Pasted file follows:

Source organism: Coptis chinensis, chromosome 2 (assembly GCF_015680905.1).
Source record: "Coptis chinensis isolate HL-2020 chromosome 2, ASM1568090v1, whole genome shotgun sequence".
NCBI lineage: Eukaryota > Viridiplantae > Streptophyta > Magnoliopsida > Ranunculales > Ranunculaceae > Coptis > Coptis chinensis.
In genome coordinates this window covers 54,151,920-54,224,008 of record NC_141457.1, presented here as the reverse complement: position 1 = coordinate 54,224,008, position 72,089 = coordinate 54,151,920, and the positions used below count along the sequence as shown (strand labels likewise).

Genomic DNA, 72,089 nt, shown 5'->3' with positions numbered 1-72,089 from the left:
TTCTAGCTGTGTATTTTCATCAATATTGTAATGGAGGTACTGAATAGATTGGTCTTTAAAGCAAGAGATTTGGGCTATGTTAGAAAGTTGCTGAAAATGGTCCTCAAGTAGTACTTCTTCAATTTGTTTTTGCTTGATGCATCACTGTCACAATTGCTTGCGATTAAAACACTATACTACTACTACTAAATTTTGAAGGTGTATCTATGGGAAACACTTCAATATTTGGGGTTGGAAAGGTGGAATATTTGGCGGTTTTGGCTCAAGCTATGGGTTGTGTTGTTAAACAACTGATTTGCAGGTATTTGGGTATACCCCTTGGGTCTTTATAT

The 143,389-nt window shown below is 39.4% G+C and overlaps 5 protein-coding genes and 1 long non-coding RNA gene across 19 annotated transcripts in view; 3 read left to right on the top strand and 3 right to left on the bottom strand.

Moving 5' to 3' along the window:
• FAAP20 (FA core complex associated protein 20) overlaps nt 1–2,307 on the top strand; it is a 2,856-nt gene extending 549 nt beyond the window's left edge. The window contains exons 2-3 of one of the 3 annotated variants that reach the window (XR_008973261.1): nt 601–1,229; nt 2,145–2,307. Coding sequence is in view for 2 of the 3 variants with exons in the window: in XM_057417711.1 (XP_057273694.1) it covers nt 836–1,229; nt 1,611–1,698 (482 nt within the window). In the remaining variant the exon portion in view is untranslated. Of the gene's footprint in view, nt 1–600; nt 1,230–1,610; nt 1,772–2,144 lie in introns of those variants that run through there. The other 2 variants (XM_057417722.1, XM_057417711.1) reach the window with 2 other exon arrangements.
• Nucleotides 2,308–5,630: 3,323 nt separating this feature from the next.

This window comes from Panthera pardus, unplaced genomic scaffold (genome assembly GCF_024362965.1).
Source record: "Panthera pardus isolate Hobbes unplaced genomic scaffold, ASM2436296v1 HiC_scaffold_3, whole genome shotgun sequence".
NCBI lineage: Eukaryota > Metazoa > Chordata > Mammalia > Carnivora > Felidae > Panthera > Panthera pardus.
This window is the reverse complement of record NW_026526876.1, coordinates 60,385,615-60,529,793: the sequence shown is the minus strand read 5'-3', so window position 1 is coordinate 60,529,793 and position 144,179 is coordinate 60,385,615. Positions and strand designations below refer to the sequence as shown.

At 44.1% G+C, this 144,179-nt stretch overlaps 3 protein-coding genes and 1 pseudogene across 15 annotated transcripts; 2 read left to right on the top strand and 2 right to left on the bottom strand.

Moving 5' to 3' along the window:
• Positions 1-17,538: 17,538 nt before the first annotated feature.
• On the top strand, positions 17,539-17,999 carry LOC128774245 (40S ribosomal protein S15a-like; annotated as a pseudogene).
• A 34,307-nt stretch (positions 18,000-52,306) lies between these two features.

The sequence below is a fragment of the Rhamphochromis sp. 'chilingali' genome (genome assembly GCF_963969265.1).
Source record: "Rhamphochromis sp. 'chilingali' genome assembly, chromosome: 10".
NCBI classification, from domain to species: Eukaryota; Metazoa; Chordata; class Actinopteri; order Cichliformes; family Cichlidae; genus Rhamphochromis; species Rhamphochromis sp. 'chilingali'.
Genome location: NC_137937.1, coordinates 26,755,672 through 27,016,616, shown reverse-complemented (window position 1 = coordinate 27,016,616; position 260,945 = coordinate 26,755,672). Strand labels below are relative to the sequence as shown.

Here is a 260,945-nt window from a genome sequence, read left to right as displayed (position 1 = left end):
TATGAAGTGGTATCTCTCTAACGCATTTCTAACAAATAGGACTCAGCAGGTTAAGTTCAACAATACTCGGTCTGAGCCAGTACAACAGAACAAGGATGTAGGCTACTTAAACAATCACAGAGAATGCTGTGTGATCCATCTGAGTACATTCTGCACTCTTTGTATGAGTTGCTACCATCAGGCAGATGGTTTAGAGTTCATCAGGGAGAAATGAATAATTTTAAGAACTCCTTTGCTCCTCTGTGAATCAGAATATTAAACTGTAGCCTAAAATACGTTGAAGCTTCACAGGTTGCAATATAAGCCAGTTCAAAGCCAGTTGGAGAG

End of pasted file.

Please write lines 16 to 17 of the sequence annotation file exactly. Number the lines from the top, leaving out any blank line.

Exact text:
Moving 5' to 3' along the window:
• Positions 1-17,538: 17,538 nt before the first annotated feature.